Quiz: Financial Well-being or Unease?

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What does it mean to have a sense of financial well-being? Or what does it mean to have its opposite, financial uneasiness?

Based on in-depth interviews with dozens of people in focus groups, the federal Consumer Financial Protection Bureau has developed a financial well-being quiz. The quiz is the agency’s attempt to quantify a very subjective concept so that researchers can measure it and integrate this measure into their research, said Genevieve Melford, a senior research analyst for the CFPB.

“It’s about creating a tool that allows meaningful research and effective interventions that might help people,” she said.

We think regular people can also gain personal insight by taking a short version of the CFPB’s quiz on this blog. After taking the quiz, write down your score, and return to the blog to learn what it means.

Button linking to quiz

Table to translate your score

To see where you stand among the 14,000 people who’ve already taken the quiz, find your score in the left column of the table here and then move to the right – under the column for 18-61 year olds or for 62 and older.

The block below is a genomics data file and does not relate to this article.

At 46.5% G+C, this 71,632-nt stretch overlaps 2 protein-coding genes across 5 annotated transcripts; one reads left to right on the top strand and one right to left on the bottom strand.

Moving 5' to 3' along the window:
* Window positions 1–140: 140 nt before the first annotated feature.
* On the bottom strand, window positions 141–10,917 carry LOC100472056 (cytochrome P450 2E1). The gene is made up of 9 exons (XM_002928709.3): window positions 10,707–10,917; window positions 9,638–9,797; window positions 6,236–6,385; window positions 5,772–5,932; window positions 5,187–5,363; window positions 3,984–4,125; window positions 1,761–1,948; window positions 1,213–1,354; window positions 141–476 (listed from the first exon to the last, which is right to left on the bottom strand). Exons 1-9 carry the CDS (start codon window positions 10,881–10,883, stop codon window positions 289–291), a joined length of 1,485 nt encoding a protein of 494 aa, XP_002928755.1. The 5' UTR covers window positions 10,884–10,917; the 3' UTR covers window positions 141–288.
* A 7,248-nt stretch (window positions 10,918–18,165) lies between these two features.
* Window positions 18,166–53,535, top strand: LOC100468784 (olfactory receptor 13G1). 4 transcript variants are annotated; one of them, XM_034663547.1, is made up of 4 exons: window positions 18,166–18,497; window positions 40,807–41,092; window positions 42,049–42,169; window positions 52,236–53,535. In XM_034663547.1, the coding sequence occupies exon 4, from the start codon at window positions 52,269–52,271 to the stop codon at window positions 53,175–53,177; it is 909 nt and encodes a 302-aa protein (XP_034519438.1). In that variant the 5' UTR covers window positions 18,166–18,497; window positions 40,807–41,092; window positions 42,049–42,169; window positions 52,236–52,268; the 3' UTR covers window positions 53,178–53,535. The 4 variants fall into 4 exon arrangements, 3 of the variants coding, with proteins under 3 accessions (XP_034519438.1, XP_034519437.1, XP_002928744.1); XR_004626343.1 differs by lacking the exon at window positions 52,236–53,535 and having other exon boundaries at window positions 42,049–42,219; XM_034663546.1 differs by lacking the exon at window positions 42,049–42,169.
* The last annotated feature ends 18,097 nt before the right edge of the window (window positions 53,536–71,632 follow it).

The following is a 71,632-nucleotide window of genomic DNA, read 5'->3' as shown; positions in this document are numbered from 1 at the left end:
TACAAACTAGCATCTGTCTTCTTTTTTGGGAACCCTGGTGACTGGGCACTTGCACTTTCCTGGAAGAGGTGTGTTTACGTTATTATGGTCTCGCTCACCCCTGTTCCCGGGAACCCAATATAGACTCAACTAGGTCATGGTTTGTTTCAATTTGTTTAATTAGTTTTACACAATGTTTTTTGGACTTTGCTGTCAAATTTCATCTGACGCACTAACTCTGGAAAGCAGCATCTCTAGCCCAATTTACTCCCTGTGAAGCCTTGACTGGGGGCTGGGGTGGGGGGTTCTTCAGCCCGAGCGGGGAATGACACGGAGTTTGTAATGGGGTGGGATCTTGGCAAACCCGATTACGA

As a caveat, the CFPB said that those who’ve already taken the quiz do not constitute a random statistical sample.  But 14,000 is still a large and diverse enough group to tell you something.

The average well-being measure is 50 on a 1-100 scale.

If you scored high, don’t let a sense of well-being fool you, however. A recent study by the Center for Retirement Research, which supports this blog, finds that our subjective assessments of financial well-being generally reflect only our day-to-day concerns – and not long-term issues like saving for retirement.

The upshot: a sense of financial well-being can still get in the way of achieving financial peace of mind.

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1 comment
Ken Pidcock

“If you scored high, don’t let a sense of well-being fool you, however.”

Oh, nooo, we would never do THAT. We’re followers of the Center for Retirement Research. 😉

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